The father of missing four-year-old Madeleine McCann has asked the media to end the constant speculation about his daughter's whereabouts.
He said there had been "huge amounts written with no substance" and that it was not necessary to "bombard people on a daily basis" with Madeleine's image.
Gerry McCann told the BBC the media campaign to find her would be scaled down and take on a "low-key format".
Madeleine, of Rothley, Leicestershire, disappeared in the Algarve on 3 May.
Mr McCann, who is originally from Glasgow, described coverage of the abduction from his family's Algarve apartment as being "10 times greater than we ever possibly imagined".
Although he acknowledged that he and his wife Kate had initially sought publicity, there was now a "lack of control" in the coverage, he said.
He told the Edinburgh TV festival his family had deliberately "tried to withdraw" from the public spotlight and signalled the coverage of the campaign to find his daughter would be scaled down.
"The compromise has always been do we do something because it will help Madeleine," he said.
"Unfortunately the human interest side of this is enormous now and that's been very difficult."
It was not necessary for the media to "bombard people on a daily basis with Madeleine's image" and the couple did not expect to sustain the same level of coverage throughout their campaign, he said.
Everything the family did was being scrutinised, he added, and this had become "very unpleasant".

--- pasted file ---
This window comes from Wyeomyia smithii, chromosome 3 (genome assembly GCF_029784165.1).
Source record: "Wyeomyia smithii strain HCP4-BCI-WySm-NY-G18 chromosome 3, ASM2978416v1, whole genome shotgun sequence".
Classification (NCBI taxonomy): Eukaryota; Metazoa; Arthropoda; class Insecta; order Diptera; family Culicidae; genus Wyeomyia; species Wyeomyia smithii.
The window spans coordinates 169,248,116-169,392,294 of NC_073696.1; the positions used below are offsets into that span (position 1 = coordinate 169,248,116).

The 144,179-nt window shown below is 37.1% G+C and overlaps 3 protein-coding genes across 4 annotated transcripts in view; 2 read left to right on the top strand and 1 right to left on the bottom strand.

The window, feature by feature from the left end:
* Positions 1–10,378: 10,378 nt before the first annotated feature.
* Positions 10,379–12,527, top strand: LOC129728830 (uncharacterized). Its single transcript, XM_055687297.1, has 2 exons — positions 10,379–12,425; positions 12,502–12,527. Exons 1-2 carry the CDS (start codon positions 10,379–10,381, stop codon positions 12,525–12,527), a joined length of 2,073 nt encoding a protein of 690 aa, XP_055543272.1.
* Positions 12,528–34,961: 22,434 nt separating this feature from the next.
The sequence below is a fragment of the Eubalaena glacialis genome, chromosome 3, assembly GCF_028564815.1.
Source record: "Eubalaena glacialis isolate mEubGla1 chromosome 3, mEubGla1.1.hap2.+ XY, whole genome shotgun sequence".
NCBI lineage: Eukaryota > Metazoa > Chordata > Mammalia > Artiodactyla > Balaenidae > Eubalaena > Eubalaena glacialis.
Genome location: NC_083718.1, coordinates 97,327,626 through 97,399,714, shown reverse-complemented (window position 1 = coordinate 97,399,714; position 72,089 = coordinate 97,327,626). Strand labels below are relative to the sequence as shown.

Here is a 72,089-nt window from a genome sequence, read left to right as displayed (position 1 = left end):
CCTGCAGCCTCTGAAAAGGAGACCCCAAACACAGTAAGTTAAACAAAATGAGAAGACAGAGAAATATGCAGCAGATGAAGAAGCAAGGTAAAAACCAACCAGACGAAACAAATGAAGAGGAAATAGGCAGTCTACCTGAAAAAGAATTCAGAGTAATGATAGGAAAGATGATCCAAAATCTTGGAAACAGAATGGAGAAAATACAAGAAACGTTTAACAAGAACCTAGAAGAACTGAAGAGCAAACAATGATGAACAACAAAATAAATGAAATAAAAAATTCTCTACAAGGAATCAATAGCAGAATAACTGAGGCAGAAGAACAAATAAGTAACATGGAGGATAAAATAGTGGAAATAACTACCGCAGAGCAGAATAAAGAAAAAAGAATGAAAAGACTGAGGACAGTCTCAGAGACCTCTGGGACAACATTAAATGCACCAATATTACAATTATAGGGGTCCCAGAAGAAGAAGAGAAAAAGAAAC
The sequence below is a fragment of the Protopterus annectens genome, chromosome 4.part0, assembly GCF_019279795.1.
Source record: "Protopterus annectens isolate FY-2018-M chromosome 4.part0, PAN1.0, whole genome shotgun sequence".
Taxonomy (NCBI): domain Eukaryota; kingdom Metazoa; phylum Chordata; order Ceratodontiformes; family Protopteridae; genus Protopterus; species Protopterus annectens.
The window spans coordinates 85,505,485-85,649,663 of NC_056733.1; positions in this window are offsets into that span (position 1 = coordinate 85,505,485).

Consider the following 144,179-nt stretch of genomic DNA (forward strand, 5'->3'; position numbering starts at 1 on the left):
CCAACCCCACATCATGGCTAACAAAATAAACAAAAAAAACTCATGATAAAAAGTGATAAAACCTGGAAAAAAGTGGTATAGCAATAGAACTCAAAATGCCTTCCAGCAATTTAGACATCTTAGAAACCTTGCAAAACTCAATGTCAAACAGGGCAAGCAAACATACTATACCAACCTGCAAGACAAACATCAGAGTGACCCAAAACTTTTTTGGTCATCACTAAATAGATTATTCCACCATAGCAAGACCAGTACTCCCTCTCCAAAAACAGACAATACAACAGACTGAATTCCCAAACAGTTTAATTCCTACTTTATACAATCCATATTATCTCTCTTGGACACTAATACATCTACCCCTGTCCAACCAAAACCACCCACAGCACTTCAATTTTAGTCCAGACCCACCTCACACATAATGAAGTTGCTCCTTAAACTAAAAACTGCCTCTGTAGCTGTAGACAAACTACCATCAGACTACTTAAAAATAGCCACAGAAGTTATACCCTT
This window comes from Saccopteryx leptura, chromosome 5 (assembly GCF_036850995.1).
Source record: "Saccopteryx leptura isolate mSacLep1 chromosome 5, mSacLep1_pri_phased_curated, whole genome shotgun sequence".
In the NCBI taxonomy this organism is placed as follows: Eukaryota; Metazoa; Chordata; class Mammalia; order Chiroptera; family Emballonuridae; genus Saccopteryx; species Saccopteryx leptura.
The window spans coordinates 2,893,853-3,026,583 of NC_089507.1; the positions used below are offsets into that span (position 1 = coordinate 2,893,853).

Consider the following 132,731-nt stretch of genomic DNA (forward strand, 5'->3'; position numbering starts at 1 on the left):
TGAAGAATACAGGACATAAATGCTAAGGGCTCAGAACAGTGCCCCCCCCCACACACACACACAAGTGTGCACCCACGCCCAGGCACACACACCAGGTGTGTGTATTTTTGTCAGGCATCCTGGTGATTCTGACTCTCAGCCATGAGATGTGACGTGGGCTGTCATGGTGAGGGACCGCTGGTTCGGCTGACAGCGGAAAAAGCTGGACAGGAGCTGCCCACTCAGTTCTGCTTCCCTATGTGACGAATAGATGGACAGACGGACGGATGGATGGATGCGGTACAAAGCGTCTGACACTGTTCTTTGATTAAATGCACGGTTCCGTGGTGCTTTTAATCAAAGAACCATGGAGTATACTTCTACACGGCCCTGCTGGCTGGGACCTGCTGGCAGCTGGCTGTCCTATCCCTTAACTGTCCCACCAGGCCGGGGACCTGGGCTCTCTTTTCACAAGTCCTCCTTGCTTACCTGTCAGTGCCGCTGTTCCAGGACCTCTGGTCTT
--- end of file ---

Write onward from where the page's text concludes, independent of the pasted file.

Madeleine's parents say they still believe their daughter is alive
Police in Portugal have dismissed press allegations that Mr and Mrs McCann were involved in their daughter's disappearance, saying the couple were not suspects in the case.
Mr McCann said that although the British media and photographers had been "very respectful and kept their distance" from his family in Portugal, the pressure on journalists to find a story was leading to "absolutely wild speculation" about what had happened.
"Even early on, there was saturation coverage with nothing to report, and there are commercial decisions being made with filling column inches and time on TV," he said.
"Particularly in the last six weeks, other than the recent searches, there has been nothing."
He said it was the responsibility of TV producers and editors to make it clear when reporters were "talking about speculation".
Campaign 'scaled down'
Mr McCann, interviewed by Newsnight presenter Kirsty Wark, said he first realised the scale of media interest when he and his wife returned from the police station soon after Madeleine's disappearance to find "about 150" journalists outside their apartment.
However, he said in order to fill a "void" in details from the police investigation, he and his wife had conducted a series of interviews to raise awareness of Madeleine's disappearance.
But Mr McCann said he now wanted the story to be "reported responsibly and only newsworthy material" used.
"Staying in Portugal may be counter-productive because of the attention on Kate and I, and that generates pressure on people to write things," he said.
He added that he had now started thinking about returning to the UK and his job as a consultant cardiologist in Leicester.
"I've spent such a long time training and I have got a lot of sub-specialist expertise, and there aren't a lot of people who have that.
"The difficulty we have is leaving Portugal as a family of four, when we arrived as a family of five."
Madeleine disappeared from her family's apartment room in the Portuguese resort of Praia da Luz while her parents were eating with friends at a nearby restaurant.